Until recently, misconduct investigations used the good faith standard. Before the Vasquez case, employers were required to act in good faith before taking adverse action against an employee.
The Andrea Vasquez v. Empress Ambulance Services, Inc. case raised the standard for employment investigations. This 2nd U.S. Circuit Court ruling expands the Supreme Court decision in the Vincent E. Staub v. Proctor Hospital. The Staub case revitalized the “Cat’s Paw” fable. In Aesop’s fable, a clever monkey, not acting in good faith convinced the cat to pull roasting chestnuts from the fire. The monkey ate all the chestnuts while the cat had nothing but burnt paws.
In the Staub case, Staub’s supervisor Janice Mulally was the monkey. Staub had a history of disappearing during the day and was in the Reserves which limited his weekend work schedule. Ms. Mulally made it known that she wanted to get rid of him and intentionally scheduled him to work on Reserve weekends. Her disciplinary warning required him to report his whereabouts to her or her boss when he wasn’t with patients. One day, Staub stated he left a voice mail for the department head informing him that he was going to lunch. Upon return, the department head escorted Staub to the Human Resource (HR) office. Ms. Janice Buck, in HR was the cat. She made the decision to terminate Staub. The Court said all supervisors are agents of the employer and Ms. Mulally’s anti-military spite motivated the adverse action. The Supreme Court ruled the employer is liable if the supervisor’s actions are motivated by antimilitary animus intended to cause adverse action and that action results in “the ultimate employment action.” This 2011 decision was a game changer. HR needs to conduct a misconduct investigation in good faith before taking that ultimate employment action.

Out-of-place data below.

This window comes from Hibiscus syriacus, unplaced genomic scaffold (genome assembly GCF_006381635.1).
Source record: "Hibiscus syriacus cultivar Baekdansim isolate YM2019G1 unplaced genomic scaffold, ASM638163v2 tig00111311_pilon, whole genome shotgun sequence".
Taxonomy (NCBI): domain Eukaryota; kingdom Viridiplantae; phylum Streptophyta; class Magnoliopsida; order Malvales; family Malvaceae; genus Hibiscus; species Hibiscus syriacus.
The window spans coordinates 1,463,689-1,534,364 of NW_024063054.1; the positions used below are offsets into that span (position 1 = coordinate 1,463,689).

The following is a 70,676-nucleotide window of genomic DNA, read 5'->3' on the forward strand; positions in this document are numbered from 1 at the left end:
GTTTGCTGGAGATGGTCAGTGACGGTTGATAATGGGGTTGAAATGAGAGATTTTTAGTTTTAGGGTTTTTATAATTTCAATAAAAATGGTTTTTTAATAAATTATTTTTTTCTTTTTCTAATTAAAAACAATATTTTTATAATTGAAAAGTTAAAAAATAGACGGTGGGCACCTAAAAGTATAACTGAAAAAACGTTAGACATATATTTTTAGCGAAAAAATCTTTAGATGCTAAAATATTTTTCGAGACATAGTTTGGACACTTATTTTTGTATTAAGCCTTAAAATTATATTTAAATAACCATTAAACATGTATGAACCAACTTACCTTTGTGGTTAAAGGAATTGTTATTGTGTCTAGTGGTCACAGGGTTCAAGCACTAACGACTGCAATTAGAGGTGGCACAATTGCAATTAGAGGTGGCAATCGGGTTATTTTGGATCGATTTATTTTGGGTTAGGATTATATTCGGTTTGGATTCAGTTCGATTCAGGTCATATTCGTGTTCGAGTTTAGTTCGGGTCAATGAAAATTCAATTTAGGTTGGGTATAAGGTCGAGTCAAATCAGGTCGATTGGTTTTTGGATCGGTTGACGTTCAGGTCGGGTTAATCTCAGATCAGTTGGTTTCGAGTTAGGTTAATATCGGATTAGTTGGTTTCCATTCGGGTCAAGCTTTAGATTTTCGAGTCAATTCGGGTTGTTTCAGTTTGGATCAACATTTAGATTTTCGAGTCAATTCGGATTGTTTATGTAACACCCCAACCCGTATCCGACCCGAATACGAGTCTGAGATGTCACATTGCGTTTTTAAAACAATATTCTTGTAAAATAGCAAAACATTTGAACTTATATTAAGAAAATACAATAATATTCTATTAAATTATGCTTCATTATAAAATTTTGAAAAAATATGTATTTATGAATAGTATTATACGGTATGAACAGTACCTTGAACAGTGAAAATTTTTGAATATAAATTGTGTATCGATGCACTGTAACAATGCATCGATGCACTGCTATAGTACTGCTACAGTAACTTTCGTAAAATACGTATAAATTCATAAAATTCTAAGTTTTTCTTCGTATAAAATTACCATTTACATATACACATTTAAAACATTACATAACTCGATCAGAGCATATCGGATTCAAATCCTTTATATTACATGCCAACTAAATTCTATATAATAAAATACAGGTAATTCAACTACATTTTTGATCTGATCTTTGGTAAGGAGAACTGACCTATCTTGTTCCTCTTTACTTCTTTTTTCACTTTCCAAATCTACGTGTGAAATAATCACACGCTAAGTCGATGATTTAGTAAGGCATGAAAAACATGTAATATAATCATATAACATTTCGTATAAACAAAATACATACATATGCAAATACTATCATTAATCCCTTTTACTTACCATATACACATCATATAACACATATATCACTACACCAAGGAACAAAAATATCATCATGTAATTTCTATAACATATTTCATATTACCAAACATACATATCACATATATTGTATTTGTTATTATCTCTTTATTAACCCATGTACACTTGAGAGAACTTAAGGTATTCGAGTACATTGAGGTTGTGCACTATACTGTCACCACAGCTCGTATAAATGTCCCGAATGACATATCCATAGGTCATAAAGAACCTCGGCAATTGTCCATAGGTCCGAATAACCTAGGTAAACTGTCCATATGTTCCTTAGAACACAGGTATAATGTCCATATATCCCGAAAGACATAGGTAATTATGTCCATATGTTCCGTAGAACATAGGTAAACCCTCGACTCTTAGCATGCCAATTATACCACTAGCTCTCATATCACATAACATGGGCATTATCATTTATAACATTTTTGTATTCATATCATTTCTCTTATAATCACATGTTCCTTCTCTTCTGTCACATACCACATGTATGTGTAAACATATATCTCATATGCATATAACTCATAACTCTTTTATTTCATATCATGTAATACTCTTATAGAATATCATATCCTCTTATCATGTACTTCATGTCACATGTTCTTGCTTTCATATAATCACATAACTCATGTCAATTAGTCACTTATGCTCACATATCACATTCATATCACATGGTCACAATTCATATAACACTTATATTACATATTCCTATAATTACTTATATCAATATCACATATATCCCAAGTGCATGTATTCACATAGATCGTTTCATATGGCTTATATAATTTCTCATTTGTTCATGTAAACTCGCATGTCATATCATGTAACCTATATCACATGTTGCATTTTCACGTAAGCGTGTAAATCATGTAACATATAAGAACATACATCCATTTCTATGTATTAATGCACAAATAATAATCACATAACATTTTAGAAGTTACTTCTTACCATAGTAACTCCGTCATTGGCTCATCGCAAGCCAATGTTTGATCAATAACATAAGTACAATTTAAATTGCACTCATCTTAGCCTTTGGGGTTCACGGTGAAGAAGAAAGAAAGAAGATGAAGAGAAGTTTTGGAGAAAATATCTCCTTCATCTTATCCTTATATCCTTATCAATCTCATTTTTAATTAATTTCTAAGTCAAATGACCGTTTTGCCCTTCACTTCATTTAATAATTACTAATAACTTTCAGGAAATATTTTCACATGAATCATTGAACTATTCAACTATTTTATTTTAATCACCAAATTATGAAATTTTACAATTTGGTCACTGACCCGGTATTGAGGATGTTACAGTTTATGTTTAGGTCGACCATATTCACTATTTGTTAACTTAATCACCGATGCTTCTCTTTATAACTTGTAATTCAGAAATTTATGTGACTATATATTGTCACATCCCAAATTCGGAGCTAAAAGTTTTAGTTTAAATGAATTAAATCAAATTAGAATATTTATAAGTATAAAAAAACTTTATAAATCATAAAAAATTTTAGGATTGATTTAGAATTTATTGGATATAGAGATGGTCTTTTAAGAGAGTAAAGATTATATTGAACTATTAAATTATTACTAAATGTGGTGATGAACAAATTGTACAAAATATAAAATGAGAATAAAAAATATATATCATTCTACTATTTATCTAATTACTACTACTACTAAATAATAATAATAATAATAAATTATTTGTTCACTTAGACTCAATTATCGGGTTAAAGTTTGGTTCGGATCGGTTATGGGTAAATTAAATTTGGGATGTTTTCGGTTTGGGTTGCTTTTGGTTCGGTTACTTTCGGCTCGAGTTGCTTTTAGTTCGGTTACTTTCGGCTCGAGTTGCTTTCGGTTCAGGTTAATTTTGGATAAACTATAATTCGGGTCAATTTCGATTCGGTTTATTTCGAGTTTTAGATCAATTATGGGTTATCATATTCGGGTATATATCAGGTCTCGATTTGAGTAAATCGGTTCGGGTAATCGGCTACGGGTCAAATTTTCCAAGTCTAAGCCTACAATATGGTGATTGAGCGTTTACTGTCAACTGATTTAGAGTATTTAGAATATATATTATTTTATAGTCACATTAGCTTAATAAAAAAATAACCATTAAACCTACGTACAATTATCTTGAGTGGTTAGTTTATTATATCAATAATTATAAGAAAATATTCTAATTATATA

That was then, the (2016) Vasquez case is now. Andrea Vasquez complained to her supervisor that her co-worker, Tyrell Gray was sexually harassing her; sending her obscene photos and texts. She was told her complaint would be investigated. Gray learned of the complaint and manufactured evidence making it appear that Vasquez and Gray had an affair. Empress terminated Vasquez for her false claim. Empress did not examine her phone and Gray’s phone to discover whether the printed texts were altered, as Vasquez requested. Gray was the monkey and Empress was the cat.
The Vasquez case raises the standard of investigations not only for ultimate employment action, but for any adverse employment decision. Long gone are the days when employers could rely on having and enforcing a well-communicated harassment policy. Today, employers need to act in good faith, conduct a competent investigation that includes openly considering any evidence by the employee who believes the action stems from a malicious motive or questions validity of the conclusion. As always, it is best practice to document the investigative process. Some may see the paws of all employers burned as a result of the Vasquez case. Others see the standard of respect in the workplace elevated.